Why the American Academy of Pediatrics May Allow Screen Time for Babies – TIME
The American Academy of Pediatrics is reconsidering its digital exposure guidelines for children for the first time in more than 15 years.
â€œIn a world where â€˜screen timeâ€™ is becoming simply â€˜time,â€™ our policies must evolve or become obsolete,â€ the AAPâ€™s media committee wrote in a post on the groupâ€™s website accompanying a report.
The authors of the post acknowledge that much has changed in the past few years and that their blanket â€œno screensâ€ policy for children below 2 might not be valid any more. â€œCase in point: The 2011 AAP policy statement Media Use by Children Younger Than Two Years was drafted prior to the first generation iPad and explosion of apps aimed at young children,â€ the academy wrote in the post. In a related paper, the group goes on to call the term â€œscreen timeâ€ an antiquated term.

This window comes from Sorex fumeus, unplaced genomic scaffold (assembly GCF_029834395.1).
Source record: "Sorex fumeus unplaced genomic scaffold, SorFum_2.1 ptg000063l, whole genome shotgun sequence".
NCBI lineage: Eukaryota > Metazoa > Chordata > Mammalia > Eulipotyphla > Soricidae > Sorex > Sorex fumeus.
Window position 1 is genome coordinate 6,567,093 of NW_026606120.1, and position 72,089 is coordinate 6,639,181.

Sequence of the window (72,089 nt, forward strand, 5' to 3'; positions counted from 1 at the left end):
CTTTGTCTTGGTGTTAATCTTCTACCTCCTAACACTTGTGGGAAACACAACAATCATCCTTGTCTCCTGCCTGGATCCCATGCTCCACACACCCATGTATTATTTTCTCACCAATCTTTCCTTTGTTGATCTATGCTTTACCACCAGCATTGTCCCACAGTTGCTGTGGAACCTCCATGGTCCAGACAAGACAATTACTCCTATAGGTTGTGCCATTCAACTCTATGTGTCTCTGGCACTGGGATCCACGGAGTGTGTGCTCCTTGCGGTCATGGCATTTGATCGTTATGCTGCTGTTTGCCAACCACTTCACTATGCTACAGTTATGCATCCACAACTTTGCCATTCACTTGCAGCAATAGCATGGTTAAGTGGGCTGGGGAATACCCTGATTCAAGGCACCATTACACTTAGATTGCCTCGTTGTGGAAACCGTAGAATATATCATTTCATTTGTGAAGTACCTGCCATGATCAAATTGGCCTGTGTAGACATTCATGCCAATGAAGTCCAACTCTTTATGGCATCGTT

This is a remarkable departure for the Academy, which had earlier set aside stringent limits on how much screen time children had to digital products, recommending none for toddlers under the age of 2 and a maximum of two hours per day for those kids above 2.
Today, apps on iPads are specifically created to target educational programs to tots and have been praised by educators as key to establishing everything from social habits to sparking academic development in preschool children. That said, messages have been mixed regarding the safety and usefulness of childrenâ€™s screen time. While a 2013 survey from Common Sense Media found that 38% of children below the age of 2 had accessed a mobile device, the AAPâ€™s media committee avoided commenting on whether 2-year-olds should use iPads in 2011, with a pediatrician saying, â€œWe just donâ€™t have the data yet.â€
That said, the AAPâ€™s upcoming guidelines will be carefully constructed to reflect quality over quantity. The post emphasized that while a digital life was a fact of modern day life, limits should be set for children and that tech-free zones should be encouraged, integrating play time.
The AAPâ€™s note expands to make one old-fashioned caveat clear. â€œParenting has not changed,â€ the authors write. â€œThe same parenting rules apply to your childrenâ€™s real and virtual environments. Play with them. Set limits; kids need and expect them. Teach kindness. Be involved. Know their friends and where they are going with them.â€
The group hopes to release the revised guidelines in time for the start of the 2016 school year.